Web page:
Isoniazid (INH), a key agent in the treatment of tuberculosis (TB), is metabolized primarily by the genetically polymorphic N-acetyltransferase 2 (NAT2) enzyme. Patients treated with INH can be classified as fast, intermediate, and slow acetylators. The objective of this study was to explore the relationship between NAT2 genotypes and the serum concentrations of INH. Blood samples from 130 patients were taken for the analysis, and plasma INH concentrations were determined by using the high-performance liquid chromatography (HPLC) technology. Acetylation genotype was determined on genomic DNA by using an allele-specific polymerase chain reaction-restriction fragment length polymorphism (PCR–RFLP) assay. Once the NAT2 genotypes were established, patients were classified into three categories: fast, intermediate, and slow acetylators. Of the 130 patients studied, 84 (64.6%) were slow, 39 (30%) were intermediate, and 7 (5.4%) were fast acetylators. Analysis of INH concentrations in the blood of patients receiving the approximate doses of the drug revealed that, at the time intervals examined, the average concentration of INH was 2- to 7-fold higher among slow acetylators compared to fast and intermediate acetylators. Conclusion. Determining mutations in the NAT2 gene enabled the identification of the INH acetylation type in patients and the genotyping results were consistent with the phenotype determined by methods of measurement of drug bioavailability.

1. Introduction

Isoniazid (INH) is an essential component of all current chemotherapeutic regimens used for the treatment of tuberculosis (TB). INH is not only highly effective against Mycobacterium tuberculosis, but is also widely affordable, inexpensive, and well tolerated. The major pathway for metabolizing INH involves acetylation to acetylisoniazid by a noninducible hepatic and intestinal enzyme, N-acetyltransferase (NAT). The rate of acetylation is constant in every individual but varies between patients. The human population is divided into three different phenotypic groups according to acetylation rate, that is, slow, intermediate, and fast acetylators.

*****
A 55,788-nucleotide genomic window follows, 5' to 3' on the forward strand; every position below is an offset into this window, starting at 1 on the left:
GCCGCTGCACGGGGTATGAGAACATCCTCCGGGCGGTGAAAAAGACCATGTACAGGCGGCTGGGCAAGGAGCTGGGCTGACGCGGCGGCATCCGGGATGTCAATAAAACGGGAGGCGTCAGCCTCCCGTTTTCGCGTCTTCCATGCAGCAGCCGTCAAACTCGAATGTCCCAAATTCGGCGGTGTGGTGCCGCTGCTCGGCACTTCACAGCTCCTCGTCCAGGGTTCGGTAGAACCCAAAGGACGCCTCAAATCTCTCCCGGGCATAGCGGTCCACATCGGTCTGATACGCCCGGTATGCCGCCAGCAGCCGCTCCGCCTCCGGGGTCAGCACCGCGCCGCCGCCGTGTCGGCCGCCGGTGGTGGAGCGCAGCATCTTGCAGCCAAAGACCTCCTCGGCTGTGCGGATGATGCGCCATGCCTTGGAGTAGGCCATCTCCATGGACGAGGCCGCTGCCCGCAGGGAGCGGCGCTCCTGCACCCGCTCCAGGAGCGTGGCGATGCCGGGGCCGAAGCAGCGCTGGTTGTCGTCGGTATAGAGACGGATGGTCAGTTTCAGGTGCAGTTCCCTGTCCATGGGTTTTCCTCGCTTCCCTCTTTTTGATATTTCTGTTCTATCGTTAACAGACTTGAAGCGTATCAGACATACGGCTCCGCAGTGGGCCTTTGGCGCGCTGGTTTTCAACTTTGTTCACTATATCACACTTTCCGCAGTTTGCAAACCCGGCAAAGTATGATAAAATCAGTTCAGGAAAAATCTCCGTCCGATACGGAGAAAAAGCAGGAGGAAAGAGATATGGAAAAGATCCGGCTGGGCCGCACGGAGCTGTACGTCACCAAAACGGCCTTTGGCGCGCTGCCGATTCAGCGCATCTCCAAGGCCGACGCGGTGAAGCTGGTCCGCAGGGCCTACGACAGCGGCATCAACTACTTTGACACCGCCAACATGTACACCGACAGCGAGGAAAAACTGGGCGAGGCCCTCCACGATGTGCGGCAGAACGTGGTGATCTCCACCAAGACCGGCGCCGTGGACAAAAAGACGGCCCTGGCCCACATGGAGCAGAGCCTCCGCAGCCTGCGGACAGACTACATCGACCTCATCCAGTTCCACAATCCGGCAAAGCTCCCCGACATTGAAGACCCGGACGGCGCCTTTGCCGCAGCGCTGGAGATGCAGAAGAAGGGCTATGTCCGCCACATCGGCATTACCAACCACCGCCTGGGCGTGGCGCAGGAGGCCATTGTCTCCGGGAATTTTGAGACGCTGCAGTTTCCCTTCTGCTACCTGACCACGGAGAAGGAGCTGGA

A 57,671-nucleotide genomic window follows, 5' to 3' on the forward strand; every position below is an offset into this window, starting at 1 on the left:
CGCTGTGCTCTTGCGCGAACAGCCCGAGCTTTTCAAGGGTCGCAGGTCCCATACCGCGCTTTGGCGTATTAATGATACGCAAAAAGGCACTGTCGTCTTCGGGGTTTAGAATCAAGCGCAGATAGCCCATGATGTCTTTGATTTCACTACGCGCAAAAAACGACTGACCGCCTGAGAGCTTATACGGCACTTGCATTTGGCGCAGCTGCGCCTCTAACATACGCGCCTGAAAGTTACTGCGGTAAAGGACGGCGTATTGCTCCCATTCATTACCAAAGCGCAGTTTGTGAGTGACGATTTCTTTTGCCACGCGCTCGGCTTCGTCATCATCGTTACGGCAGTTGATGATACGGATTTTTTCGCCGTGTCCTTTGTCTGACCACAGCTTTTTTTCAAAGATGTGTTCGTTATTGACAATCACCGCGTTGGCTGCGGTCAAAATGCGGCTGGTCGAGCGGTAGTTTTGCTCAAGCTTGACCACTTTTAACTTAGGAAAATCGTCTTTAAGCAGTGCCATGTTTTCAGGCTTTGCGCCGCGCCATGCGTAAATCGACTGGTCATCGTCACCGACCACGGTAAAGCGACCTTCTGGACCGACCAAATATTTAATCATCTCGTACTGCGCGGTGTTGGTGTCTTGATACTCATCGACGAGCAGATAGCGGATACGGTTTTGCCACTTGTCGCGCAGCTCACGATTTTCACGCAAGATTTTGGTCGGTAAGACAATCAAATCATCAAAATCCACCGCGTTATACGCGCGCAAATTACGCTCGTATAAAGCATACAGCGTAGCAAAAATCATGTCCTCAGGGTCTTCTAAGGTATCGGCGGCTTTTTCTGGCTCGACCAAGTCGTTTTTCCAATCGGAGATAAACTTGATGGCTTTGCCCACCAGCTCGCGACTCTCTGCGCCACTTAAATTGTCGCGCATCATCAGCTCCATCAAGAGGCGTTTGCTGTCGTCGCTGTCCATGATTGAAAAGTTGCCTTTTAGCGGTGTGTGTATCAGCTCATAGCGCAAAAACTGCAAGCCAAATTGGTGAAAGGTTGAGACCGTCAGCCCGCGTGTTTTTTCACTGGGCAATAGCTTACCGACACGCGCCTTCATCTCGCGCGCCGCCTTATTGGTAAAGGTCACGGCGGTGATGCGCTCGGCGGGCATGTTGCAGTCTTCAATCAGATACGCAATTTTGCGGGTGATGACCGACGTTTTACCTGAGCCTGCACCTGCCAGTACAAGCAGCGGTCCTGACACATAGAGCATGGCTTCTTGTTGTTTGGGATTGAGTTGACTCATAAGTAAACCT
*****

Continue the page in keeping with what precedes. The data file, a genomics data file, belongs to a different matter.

INH is an easily digestible and well-absorbed drug, and maximum plasma concentrations occur 2 hours after oral intake. INH is metabolized internally to acetylisoniazid by NAT, which is then hydrolyzed to acetylhydrazine. Acetylhydrazine can be transformed into diacetylhydrazine by a process of acetylation or oxidized by cytochrome P-4502E1 (CYP2E1) to form hepatotoxic compounds. Low NAT activity increases the risk of hepatic damage because the majority of acetylhydrazine is oxidized [1, 2]. Depending on its serum concentration, INH can be both an inducer or an inhibitor of CYP2E1. High concentrations of INH repress the CYP2E1 activity, whereas low INH concentrations induce the enzyme [1]. The most severe hepatocellular damage during INH treatment is linked to an excess of hydrazine to which acetylhydrazine is hydrolyzed by amidase. The hepatotoxic potential of INH is greatly influenced by the enzymatic isoform of NAT. Low NAT activity (free isoform) increases the risk of hepatocellular damage due to oxidation of acetylhydrazine by CYP2E1 (Figure 1).